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Woodside on the Move Faces Big Cuts as City Looks to Slash Budget

WOTM Executive Director Michael Vaz and Board Members (Facebook)

May 5, 2020 By Michael Dorgan

Woodside on the Move, a non-profit organization that has served western Queens for decades, faces significant budget cuts that threaten much of its programming.

Each year the group provides thousands of residents with essential services in areas like housing and immigration, and also offers after-school programming for hundreds of kids.

WOTM expects a large portion of its $696,000 annual discretionary budget to be slashed as City Council Members deal with a drastically reduced budget starting July, according to WOTM Executive Director Michael Vaz.

The likely cuts follow the mayor’s announcement last month that he is shaving $2.7 billion from the city’s budget for the fiscal year 2021 – that goes from July 1 through June 30, 2021 – given the lost tax revenue with the COVID-19 shutdown.

Among the programs that may be affected by the cuts is the group’s housing program which goes to helping tenants with affordable housing, landlord/tenant mediation, and other housing-related issues.

Last year the program served 4,187 families – a 5 percent jump in the number of people who used the service in 2018, Vaz said.

However, around two-thirds of the program’s $280,000 budget is now on the line. The group also provides immigration advice and information on immigration matters under its housing program.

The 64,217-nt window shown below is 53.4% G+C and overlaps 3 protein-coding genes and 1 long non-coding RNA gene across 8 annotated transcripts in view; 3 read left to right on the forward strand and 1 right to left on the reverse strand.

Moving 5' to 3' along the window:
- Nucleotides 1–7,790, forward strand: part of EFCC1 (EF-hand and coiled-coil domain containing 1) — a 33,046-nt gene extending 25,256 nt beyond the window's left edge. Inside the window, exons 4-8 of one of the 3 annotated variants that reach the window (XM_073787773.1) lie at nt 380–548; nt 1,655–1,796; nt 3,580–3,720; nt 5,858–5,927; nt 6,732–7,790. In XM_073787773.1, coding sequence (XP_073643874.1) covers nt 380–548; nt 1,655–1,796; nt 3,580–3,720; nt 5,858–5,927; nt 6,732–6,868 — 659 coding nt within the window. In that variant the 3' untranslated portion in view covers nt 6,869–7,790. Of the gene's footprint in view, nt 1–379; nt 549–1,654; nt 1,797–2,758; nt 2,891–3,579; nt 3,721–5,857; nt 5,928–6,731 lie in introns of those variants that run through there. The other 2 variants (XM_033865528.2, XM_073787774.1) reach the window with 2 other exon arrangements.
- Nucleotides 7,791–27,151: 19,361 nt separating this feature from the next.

WOTM provides after school programming for children in kindergarten up to sixth grade at four different schools: PS11, PS152, PS151, PS361. Vaz believes that spaces at two of these schools – PS11 and PS152 – could be terminated. He estimates a total of 150 slots could be lost.

One of the group’s staple youth programs has already suffered a big blow.

WOTM’s popular children’s summer camp, which runs for about six weeks between July and August every year and caters to around 700 families, has already been canceled.

The Department of Youth and Community Development which funds the camps told WOTM that the camps will not go ahead this summer due to health and safety concerns surrounding the coronavirus, according to Vaz.

However, Vaz believes that budget cuts may have been a factor in the decision to cancel the camps. The camps cost between $300,000 – $400,000 to run each year, he said.

The camps employ about 80 part-time workers who will now be out of a job, Vaz said.

Vaz said that the cancellation of the camps will place a tremendous burden on families.

“This will have a domino effect on the community because now our kids are not engaged in anything this summer and it puts an additional hardship on parents and families,” he said.

He is appealing for city council members to stop further cuts to its programming as it would have a devastating impact on the community and people who rely on these services.

“We understand that certain sacrifices have to be made but we do not want these sacrifices to come at the expense of our youth and families,” he said.

Woodside on the Move Summer 2019

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